Amovement for peace and disarmament has exploded in Europe in these last months that has stupefied even those—like ourselves—who believed from the start in the possibility of building one, and worked to bring it about. There are many reasons for that stupor. First of all, there is the range and variety of forces that have been mobilized. Bonn and London, Brussels and Rome, have witnessed the largest demonstrations ever seen, on any issue, in the whole post-war period. Quantity has also been quality: there is no way of gathering together hundreds of thousands of people in the streets and squares of our cities without finding side by side different generations, different political forces, different cultural traditions. This diversity alone has put the demonstrations above any suspicion of tactical or partisan calculation, and has multiplied the impact of each on society as a whole. Secondly, there is the geographical spread of the new movement. This is probably the first time that a mass movement has emerged simultaneously, with essentially similar demands and analogous protagonists, in virtually all the countries of Western Europe. Not even the
Thirdly, there is the new and unusual relationship in the peace movement between mass spontaneity and political organization. In the past we can recall either broad movements—in the fifties—that were highly structured and led by parties or trade-unions; or broad movements—in the sixties and seventies—that emerged outside and often against political institutions, and never succeeded in inter-acting with them. By contrast, the growth and impact of the new peace movement (similar in this perhaps only to the working-class revolt of 1968 in Italy) holds the promise of a fruitful dialectical convergence between the spontaneity—hence autonomy—of the masses and established political forces. It effectively selects those political organizations that are closest to it, which themselves become participants and promoters of a movement that by the same stroke tends to condition and transform them, and thereby to impinge directly on parliaments and governments.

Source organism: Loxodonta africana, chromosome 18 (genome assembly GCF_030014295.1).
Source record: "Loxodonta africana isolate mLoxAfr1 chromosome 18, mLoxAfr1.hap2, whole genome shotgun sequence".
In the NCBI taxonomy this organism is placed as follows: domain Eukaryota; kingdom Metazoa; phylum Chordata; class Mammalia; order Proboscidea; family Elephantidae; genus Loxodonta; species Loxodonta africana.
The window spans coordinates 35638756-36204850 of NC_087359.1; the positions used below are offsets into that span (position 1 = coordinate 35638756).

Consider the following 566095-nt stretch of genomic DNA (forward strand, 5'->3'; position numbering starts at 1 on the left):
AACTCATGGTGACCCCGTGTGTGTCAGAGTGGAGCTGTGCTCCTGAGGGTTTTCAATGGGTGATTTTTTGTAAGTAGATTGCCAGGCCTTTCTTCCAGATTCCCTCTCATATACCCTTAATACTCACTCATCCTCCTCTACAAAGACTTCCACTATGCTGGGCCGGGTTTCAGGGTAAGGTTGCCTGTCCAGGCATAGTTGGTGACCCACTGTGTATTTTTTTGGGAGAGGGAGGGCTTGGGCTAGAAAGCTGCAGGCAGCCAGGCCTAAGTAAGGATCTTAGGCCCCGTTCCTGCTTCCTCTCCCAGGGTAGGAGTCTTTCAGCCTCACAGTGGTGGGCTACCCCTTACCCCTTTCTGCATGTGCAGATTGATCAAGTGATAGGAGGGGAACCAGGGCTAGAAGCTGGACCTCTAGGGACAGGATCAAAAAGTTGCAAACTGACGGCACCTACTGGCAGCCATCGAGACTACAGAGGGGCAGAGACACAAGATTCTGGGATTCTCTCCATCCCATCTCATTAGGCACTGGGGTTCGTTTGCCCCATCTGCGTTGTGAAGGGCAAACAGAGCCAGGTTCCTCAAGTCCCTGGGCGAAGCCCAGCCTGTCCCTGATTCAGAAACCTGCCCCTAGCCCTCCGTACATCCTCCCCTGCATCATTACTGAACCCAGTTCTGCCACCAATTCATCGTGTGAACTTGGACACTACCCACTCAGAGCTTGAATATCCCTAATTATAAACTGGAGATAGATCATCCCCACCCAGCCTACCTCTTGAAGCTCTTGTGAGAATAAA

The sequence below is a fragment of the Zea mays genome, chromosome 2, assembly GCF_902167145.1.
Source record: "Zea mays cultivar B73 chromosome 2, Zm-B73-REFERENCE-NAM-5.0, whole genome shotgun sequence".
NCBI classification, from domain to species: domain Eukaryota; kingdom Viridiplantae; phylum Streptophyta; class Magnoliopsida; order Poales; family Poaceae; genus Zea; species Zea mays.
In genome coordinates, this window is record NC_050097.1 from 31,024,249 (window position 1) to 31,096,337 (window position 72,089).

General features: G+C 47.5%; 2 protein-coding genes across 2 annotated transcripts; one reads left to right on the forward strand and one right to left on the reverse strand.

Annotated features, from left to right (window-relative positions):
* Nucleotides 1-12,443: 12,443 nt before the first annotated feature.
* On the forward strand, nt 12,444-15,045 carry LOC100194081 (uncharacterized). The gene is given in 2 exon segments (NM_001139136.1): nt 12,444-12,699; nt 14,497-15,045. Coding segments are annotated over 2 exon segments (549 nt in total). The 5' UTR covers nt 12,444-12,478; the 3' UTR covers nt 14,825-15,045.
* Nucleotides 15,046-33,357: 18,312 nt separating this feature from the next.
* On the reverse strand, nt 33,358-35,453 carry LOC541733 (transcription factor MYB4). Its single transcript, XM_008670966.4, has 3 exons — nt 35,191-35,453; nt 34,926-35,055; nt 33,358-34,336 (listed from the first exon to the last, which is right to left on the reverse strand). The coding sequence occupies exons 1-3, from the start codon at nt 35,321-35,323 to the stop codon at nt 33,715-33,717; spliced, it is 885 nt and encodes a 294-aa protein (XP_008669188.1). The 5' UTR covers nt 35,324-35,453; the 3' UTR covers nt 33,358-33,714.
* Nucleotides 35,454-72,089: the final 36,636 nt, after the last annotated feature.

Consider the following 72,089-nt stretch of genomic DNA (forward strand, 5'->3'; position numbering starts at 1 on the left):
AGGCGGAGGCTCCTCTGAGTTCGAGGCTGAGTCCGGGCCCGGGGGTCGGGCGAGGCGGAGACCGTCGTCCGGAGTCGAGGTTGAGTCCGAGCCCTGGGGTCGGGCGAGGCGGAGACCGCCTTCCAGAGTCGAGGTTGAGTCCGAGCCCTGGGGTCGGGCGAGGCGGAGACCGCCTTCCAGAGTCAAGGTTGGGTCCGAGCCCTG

Nevertheless all this, if it constitutes the initial novelty and strength of the peace movement, could also subsequently become a source of weakness. The tremendous variety of social and cultural forces that make up the movement, its rejection of political schemas that have long since become impoverished and sclerosed, are the grounds of its richness and of its first practical results. It can already be said that the super-powers themselves cannot ignore, in either their propaganda or behaviour, the existence of these struggles for continental disarmament, and their ability to influence the governments of Europe. But these advantages also contain the danger that the movement could remain arrested at a stage of relatively generic or amorphous protest. Such a danger would increase if and when these governments react by diversionary or obfuscating manoeuvres, casting blame on each other and postponing options for peace and disarmament behind a screen of solemn declarations of principle and good will; or if the major political forces closest to the movement, imbued as they are with a traditional ‘realism’, try to reduce it to a mere pressure of opinion to which they are not accountable and whose objectives are not to be taken literally. These are no mere contingencies: just such processes are already more than evident in Germany and Italy. Conversely, it is also possible that the more radical sectors of the movement—as happened in the seventies—react mistakenly, counterposing and isolating themselves from broader currents of opinion, by an exclusive and one-sided insistence on their own objectives and forms of struggle.